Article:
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Bay Shore High School librarian wins national leadership award
When Amy Jo Southworth was hired as a librarian at Bay Shore High School in 2009, one of her first courses of action was to increase the number of books students checked out at one time.
She initiated a V.I.P. program at the school to encourage students to read more.
“There were students who really wanted to check out more books, so I wanted to reward those students and encourage other students to build lifelong reading habits,” said Southworth, 39, of Sayville.
In return for filling out a questionnaire about their reading habits, students received a V.I.P. card, which allowed them to check out up to five books at a time. For every five books they read they got an incentive or prize, including a bookmark or writing instrument, she said. They also received a tote bag to bring 20 books home for the summer. In April, the library celebrates the student who has read the most books.
For possessing that kind of leadership in the field, Southworth was recently named this year’s American Association of School Librarians’ Frances Henne Award winner. The $1,250 award was established in 1986 for a librarian with up to five years experience who demonstrates leadership qualities.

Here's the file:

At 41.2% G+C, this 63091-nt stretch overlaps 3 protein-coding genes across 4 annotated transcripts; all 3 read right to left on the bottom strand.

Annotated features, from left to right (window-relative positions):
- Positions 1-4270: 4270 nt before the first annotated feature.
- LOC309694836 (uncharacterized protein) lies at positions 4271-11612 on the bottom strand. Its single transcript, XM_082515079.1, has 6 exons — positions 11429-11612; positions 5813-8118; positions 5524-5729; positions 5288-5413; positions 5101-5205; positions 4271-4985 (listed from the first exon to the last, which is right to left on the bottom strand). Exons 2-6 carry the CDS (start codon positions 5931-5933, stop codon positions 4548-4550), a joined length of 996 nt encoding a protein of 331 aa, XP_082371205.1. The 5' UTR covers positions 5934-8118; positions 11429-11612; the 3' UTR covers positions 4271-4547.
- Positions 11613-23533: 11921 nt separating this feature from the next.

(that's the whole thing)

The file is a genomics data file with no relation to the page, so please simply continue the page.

The prize money allowed Southworth to attend the American Library Association annual conference in Chicago last weekend, and the American Association of School Librarians’ annual conference in Hartford, Conn., in November.
“This field is so dynamic and it’s constantly changing,” she said. “To be able to network, hear from the movers and shakers in the field and get the latest research information is a real benefit and something I’ll be able to bring back to Bay Shore to utilize.”
Southworth is president of the Suffolk School Library Media Association and is an active member of the 2013 class of American Library Association Emerging Leaders.
Before getting her master’s degree in library science in 2009, she was an English teacher at Bay Shore High School for eight years.
Prior to that she spent two years teaching on a Navajo reservation in New Mexico and undergraduate classes at New Mexico State University.
Duncan MacDougal, a 9th grade English teacher at Bay Shore High School, said he’s always been impressed by Southworth’s advocacy of student readers.
“I had students come to her who had never finished a book outside of class and she easily connected with them to find books that interested them,” said MacDougal, 30, of Sayville.
Because of her drive and passion in the librarian field, MacDougal said he wasn’t surprised Southworth was recognized.
“When I found out she won the award, I was extremely excited, but I wasn’t shocked” MacDougal said. “She definitely deserves all the credit in the world. She’s amazing.”